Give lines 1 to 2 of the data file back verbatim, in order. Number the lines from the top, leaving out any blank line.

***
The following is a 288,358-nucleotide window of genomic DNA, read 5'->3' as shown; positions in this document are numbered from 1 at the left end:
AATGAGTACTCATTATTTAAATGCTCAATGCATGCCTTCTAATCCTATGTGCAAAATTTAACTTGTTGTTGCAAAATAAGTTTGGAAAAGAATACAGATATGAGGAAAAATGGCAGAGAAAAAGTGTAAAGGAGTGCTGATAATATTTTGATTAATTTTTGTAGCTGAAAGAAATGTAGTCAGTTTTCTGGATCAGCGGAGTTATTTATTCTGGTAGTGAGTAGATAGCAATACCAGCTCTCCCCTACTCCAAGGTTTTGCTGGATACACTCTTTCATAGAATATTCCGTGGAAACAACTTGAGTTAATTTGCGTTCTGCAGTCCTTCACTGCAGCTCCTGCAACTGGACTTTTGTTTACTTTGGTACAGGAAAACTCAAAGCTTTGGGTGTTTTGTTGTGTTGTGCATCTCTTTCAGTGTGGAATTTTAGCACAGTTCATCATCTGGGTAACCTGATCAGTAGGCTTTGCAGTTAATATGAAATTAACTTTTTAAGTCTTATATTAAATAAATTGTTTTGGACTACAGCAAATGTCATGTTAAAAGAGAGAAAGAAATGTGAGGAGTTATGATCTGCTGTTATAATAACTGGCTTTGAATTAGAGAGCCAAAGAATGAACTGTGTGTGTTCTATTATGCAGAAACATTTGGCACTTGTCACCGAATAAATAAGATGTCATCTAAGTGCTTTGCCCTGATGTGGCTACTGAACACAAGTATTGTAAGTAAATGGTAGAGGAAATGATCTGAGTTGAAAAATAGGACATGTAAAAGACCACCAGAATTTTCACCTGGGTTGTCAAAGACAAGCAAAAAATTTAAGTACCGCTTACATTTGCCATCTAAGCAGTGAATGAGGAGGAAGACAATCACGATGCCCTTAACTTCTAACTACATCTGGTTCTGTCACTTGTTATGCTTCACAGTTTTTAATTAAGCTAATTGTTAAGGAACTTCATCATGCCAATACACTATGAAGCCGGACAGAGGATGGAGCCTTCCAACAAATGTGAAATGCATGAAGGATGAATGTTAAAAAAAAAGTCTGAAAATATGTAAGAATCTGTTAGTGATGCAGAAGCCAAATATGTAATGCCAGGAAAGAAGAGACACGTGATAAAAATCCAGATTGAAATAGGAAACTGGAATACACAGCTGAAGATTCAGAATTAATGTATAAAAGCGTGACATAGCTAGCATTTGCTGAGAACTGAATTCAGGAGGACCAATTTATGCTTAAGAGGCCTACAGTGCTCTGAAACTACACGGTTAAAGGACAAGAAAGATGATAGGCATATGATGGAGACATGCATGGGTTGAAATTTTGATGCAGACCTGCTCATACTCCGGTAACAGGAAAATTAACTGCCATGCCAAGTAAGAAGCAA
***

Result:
The following is a 288,358-nucleotide window of genomic DNA, read 5'->3' as shown; positions in this document are numbered from 1 at the left end:
AATGAGTACTCATTATTTAAATGCTCAATGCATGCCTTCTAATCCTATGTGCAAAATTTAACTTGTTGTTGCAAAATAAGTTTGGAAAAGAATACAGATATGAGGAAAAATGGCAGAGAAAAAGTGTAAAGGAGTGCTGATAATATTTTGATTAATTTTTGTAGCTGAAAGAAATGTAGTCAGTTTTCTGGATCAGCGGAGTTATTTATTCTGGTAGTGAGTAGATAGCAATACCAGCTCTCCCCTACTCCAAGGTTTTGCTGGATACACTCTTTCATAGAATATTCCGTGGAAACAACTTGAGTTAATTTGCGTTCTGCAGTCCTTCACTGCAGCTCCTGCAACTGGACTTTTGTTTACTTTGGTACAGGAAAACTCAAAGCTTTGGGTGTTTTGTTGTGTTGTGCATCTCTTTCAGTGTGGAATTTTAGCACAGTTCATCATCTGGGTAACCTGATCAGTAGGCTTTGCAGTTAATATGAAATTAACTTTTTAAGTCTTATATTAAATAAATTGTTTTGGACTACAGCAAATGTCATGTTAAAAGAGAGAAAGAAATGTGAGGAGTTATGATCTGCTGTTATAATAACTGGCTTTGAATTAGAGAGCCAAAGAATGAACTGTGTGTGTTCTATTATGCAGAAACATTTGGCACTTGTCACCGAATAAATAAGATGTCATCTAAGTGCTTTGCCCTGATGTGGCTACTGAACACAAGTATTGTAAGTAAATGGTAGAGGAAATGATCTGAGTTGAAAAATAGGACATGTAAAAGACCACCAGAATTTTCACCTGGGTTGTCAAAGACAAGCAAAAAATTTAAGTACCGCTTACATTTGCCATCTAAGCAGTGAATGAGGAGGAAGACAATCACGATGCCCTTAACTTCTAACTACATCTGGTTCTGTCACTTGTTATGCTTCACAGTTTTTAATTAAGCTAATTGTTAAGGAACTTCATCATGCCAATACACTATGAAGCCGGACAGAGGATGGAGCCTTCCAACAAATGTGAAATGCATGAAGGATGAATGTTAAAAAAAAAGTCTGAAAATATGTAAGAATCTGTTAGTGATGCAGAAGCCAAATATGTAATGCCAGGAAAGAAGAGACACGTGATAAAAATCCAGATTGAAATAGGAAACTGGAATACACAGCTGAAGATTCAGAATTAATGTATAAAAGCGTGACATAGCTAGCATTTGCTGAGAACTGAATTCAGGAGGACCAATTTATGCTTAAGAGGCCTACAGTGCTCTGAAACTACACGGTTAAAGGACAAGAAAGATGATAGGCATATGATGGAGACATGCATGGGTTGAAATTTTGATGCAGACCTGCTCATACTCCGGTAACAGGAAAATTAACTGCCATGCCAAGTAAGAAGCAA